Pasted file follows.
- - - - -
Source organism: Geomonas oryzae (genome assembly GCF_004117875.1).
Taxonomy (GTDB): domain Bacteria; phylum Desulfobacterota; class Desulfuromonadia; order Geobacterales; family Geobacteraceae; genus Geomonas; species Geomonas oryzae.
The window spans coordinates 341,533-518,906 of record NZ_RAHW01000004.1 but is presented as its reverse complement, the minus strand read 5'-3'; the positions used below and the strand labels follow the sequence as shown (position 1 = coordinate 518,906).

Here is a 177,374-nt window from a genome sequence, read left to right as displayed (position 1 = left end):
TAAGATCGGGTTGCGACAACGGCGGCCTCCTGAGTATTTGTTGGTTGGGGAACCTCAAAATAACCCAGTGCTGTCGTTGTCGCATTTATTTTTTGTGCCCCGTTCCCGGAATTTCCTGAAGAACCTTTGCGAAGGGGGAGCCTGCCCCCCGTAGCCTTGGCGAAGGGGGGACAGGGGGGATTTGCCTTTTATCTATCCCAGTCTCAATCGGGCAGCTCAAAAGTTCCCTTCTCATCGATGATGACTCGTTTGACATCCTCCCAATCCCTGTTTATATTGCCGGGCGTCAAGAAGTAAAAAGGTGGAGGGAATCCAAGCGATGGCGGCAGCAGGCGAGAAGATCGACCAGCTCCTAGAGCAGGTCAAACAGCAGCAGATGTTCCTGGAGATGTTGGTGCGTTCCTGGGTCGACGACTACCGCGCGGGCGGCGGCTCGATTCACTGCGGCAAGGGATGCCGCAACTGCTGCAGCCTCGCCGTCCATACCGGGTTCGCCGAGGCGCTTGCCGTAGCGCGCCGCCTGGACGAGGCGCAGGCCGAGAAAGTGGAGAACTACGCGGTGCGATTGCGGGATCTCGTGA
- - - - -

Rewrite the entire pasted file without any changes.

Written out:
Source organism: Geomonas oryzae (genome assembly GCF_004117875.1).
Taxonomy (GTDB): domain Bacteria; phylum Desulfobacterota; class Desulfuromonadia; order Geobacterales; family Geobacteraceae; genus Geomonas; species Geomonas oryzae.
The window spans coordinates 341,533-518,906 of record NZ_RAHW01000004.1 but is presented as its reverse complement, the minus strand read 5'-3'; the positions used below and the strand labels follow the sequence as shown (position 1 = coordinate 518,906).

Here is a 177,374-nt window from a genome sequence, read left to right as displayed (position 1 = left end):
TAAGATCGGGTTGCGACAACGGCGGCCTCCTGAGTATTTGTTGGTTGGGGAACCTCAAAATAACCCAGTGCTGTCGTTGTCGCATTTATTTTTTGTGCCCCGTTCCCGGAATTTCCTGAAGAACCTTTGCGAAGGGGGAGCCTGCCCCCCGTAGCCTTGGCGAAGGGGGGACAGGGGGGATTTGCCTTTTATCTATCCCAGTCTCAATCGGGCAGCTCAAAAGTTCCCTTCTCATCGATGATGACTCGTTTGACATCCTCCCAATCCCTGTTTATATTGCCGGGCGTCAAGAAGTAAAAAGGTGGAGGGAATCCAAGCGATGGCGGCAGCAGGCGAGAAGATCGACCAGCTCCTAGAGCAGGTCAAACAGCAGCAGATGTTCCTGGAGATGTTGGTGCGTTCCTGGGTCGACGACTACCGCGCGGGCGGCGGCTCGATTCACTGCGGCAAGGGATGCCGCAACTGCTGCAGCCTCGCCGTCCATACCGGGTTCGCCGAGGCGCTTGCCGTAGCGCGCCGCCTGGACGAGGCGCAGGCCGAGAAAGTGGAGAACTACGCGGTGCGATTGCGGGATCTCGTGA